‘Love Is Undefeatable’: First-Ever Ohio March for Life Aims to Protect Life from Conception
It was a March for Life like no other: For one thing, it took place on a beautiful fall afternoon. For another, it took place outside Washington, D.C., in the quintessential middle American city of Columbus, Ohio.
Thousands of people from every corner of the Buckeye state stood outside the statehouse before pouring into the streets of the state capital Wednesday for the first-ever Ohio March for Life.
“What a beautiful day!” exclaimed many, who contrasted the weather with the frequently subzero conditions in Washington at the national march, which takes place near the January anniversary of the now-overturned Roe v. Wade decision.
But if the weather differed, the message remained the same: The pro-life movement must be “rooted and grounded in love” for every person: born or unborn, pro-life or post-abortive — and those in the abortion industry whose consciences gnaw at them as they commit the chief sin of their industry thousands of times over their careers. And that love must manifest itself in legally protecting all life from the moment of conception, making abortion unthinkable, and empowering women who choose to give their children life.
“The fight here in Ohio is just beginning,” said 28-year-old State Rep. Jena Powell (R-Arcanum). She noted that science proves that “life does not just begin at the time the heartbeat is detected. Life begins at conception.”
“Although we have moved the mountain and overturned Roe v. Wade, we still have so much work to do,” said Aaron Baer, president of the Center for Christian Virtue, a state affiliate of the Family Research Council and a cosponsor of the Ohio March. “If we really want to see an end to abortion, to see women protected and unborn children saved, we can’t stop now. First, we need to ensure Ohio prohibits abortion at the very point of conception.”
In 2019, Ohio enacted a law protecting life from the moment doctors can detect a fetal heartbeat, which took effect shortly after the Supreme Court overturned Roe v. Wade in June. But abortion is currently legal in the state until 20 weeks, since Hamilton County Court Common Pleas Court Judge Christian Jenkins issued a temporary restraining order against the law, which he extended last week.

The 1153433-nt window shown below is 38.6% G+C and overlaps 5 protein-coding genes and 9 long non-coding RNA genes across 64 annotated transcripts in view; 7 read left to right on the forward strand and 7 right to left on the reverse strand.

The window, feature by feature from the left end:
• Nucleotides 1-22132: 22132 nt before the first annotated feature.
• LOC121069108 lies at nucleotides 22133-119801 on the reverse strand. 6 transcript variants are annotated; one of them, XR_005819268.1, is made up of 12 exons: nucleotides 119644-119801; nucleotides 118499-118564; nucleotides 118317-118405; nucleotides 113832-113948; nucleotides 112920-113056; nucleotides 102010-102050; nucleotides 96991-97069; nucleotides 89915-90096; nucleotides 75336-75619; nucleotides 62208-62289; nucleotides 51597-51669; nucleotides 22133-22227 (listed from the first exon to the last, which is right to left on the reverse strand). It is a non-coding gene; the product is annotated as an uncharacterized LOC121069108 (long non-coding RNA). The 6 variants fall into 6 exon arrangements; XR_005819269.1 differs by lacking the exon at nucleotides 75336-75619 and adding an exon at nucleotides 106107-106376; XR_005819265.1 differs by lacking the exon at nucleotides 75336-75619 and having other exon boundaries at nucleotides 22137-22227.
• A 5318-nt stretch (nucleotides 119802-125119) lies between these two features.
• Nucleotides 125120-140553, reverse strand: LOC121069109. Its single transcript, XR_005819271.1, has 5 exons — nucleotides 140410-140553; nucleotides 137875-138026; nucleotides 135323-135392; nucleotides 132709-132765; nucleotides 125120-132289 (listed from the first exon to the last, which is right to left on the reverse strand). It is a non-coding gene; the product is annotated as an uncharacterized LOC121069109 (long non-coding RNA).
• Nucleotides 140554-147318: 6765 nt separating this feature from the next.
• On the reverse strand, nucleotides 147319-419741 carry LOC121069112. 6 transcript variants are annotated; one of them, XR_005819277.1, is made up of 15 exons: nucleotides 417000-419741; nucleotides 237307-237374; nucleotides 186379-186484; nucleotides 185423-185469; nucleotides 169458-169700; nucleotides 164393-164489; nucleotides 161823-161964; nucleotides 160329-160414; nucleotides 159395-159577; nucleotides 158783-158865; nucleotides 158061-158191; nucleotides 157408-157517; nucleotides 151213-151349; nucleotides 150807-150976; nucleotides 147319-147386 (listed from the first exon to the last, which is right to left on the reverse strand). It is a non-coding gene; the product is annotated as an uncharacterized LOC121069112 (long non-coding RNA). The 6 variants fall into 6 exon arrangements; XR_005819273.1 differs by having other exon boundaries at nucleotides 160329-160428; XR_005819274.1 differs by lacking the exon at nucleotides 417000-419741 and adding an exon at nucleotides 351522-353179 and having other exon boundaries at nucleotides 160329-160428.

“We need to pass legislation this year to end all abortion in Ohio,” insisted Peter Range, the executive director of Ohio Right to Life. ”And make no mistake, we will get it done.” Jeanne Mancini, president of the national March for Life, also said the state needs a law protecting “life from conception” forward — but all the speakers agreed that laws will never go far enough to create a culture of life.
“Passing legislation is actually the easy part,” said Baer. “If we want to purge abortion from society, we must get to the root cause. We have to transform the way we see sex and family and each other,” he said. “We have to purge the lies that tell women [they] are not strong enough to raise a child. I believe in women much more than that. We have to purge the lie that too many young men believe, that women are objects to be used and abused, instead of honored and respected.”
“First and foremost,” the pro-life movement “must be rooted and grounded in love,” said Range. We must “focus on the family,” since “86% of women procuring abortions are single. We need moms and dads together saying yes to life.”
Range shared two personal reflections of praying with those affected by the trauma of abortion. Years earlier, when a woman in his college revealed her post-abortion experience, “I was able to share God’s love with her and tell her that there is no sin so deep that God’s love is not deeper still.” That call to love deepened years later, when an abortionist in Toledo asked him for prayer. Holding the hands which had committed thousands of abortions, Range felt God impelling him to recognize the dignity of all life and God’s merciful forgiveness for all His people — including that of the abortionist. “Can we love the abortion doctors and nurses just as much as we love the moms and dads in need?”